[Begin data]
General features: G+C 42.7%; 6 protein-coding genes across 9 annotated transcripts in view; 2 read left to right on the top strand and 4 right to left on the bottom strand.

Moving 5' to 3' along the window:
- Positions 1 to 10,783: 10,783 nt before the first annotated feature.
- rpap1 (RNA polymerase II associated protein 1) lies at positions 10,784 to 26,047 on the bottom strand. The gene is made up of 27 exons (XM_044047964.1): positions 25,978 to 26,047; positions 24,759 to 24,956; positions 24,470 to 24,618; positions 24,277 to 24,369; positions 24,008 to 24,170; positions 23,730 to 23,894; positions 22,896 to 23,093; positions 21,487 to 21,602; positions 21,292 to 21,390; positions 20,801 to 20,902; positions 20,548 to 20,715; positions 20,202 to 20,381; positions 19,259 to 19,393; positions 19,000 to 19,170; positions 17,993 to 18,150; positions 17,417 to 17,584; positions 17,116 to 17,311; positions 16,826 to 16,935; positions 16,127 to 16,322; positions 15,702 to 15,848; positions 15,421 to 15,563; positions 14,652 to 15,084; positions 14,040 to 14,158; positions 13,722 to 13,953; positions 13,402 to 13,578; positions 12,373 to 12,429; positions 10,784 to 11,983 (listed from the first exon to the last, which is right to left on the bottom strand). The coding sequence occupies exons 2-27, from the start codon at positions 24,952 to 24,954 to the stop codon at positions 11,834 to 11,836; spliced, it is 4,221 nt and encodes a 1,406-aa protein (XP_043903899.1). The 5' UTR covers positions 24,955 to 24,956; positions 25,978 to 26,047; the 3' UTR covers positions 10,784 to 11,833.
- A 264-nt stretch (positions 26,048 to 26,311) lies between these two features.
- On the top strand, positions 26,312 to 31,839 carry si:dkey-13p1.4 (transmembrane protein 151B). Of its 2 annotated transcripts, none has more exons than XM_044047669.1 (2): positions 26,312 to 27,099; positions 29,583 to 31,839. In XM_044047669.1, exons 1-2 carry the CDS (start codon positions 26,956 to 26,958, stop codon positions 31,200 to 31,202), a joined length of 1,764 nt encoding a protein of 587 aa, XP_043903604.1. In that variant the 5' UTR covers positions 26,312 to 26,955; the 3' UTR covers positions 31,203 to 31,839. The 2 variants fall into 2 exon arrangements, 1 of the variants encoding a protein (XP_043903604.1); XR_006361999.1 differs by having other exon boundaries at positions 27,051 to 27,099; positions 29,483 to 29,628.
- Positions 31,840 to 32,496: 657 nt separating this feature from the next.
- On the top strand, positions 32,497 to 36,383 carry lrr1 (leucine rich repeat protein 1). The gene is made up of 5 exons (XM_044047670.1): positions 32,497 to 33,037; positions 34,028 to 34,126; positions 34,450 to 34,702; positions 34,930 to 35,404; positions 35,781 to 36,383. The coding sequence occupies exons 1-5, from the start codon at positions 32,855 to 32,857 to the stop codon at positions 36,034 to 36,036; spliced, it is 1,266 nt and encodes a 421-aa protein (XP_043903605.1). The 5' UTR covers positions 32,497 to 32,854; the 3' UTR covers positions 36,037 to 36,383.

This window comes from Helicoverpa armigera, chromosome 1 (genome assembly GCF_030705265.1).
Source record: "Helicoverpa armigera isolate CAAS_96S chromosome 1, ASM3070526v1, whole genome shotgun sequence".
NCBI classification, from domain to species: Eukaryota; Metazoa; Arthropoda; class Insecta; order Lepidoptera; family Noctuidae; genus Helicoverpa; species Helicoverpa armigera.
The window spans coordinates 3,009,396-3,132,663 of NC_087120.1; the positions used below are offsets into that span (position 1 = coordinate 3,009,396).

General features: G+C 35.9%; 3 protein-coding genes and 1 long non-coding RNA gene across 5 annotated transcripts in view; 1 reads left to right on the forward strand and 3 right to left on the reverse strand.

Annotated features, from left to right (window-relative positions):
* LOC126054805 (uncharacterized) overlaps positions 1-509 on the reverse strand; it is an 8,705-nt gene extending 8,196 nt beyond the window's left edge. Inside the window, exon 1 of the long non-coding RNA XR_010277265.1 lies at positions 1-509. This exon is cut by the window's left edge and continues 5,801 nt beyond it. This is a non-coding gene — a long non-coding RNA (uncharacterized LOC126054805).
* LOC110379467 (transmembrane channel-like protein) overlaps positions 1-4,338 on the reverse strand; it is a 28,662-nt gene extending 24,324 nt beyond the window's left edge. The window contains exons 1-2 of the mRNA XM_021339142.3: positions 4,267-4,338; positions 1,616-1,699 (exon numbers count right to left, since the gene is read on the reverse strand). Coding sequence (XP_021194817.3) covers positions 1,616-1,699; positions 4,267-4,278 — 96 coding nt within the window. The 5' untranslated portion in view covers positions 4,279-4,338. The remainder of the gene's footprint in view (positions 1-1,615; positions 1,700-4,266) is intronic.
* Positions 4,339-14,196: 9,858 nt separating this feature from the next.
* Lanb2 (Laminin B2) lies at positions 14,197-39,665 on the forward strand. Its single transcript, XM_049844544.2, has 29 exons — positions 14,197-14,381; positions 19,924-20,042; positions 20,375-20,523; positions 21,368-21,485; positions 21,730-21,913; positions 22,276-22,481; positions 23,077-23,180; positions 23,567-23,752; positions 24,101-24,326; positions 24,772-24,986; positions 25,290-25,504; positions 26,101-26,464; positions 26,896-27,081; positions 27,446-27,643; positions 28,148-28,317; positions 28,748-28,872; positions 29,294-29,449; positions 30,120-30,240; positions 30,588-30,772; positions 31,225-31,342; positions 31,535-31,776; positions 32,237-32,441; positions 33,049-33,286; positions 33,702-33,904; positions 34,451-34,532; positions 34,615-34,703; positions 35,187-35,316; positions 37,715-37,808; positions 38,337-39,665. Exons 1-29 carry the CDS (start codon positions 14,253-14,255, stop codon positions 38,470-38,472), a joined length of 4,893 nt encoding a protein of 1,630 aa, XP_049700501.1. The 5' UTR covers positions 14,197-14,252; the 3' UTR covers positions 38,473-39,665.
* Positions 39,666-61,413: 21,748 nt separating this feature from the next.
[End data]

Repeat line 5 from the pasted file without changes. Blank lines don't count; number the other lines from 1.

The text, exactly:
- A 264-nt stretch (positions 26,048 to 26,311) lies between these two features.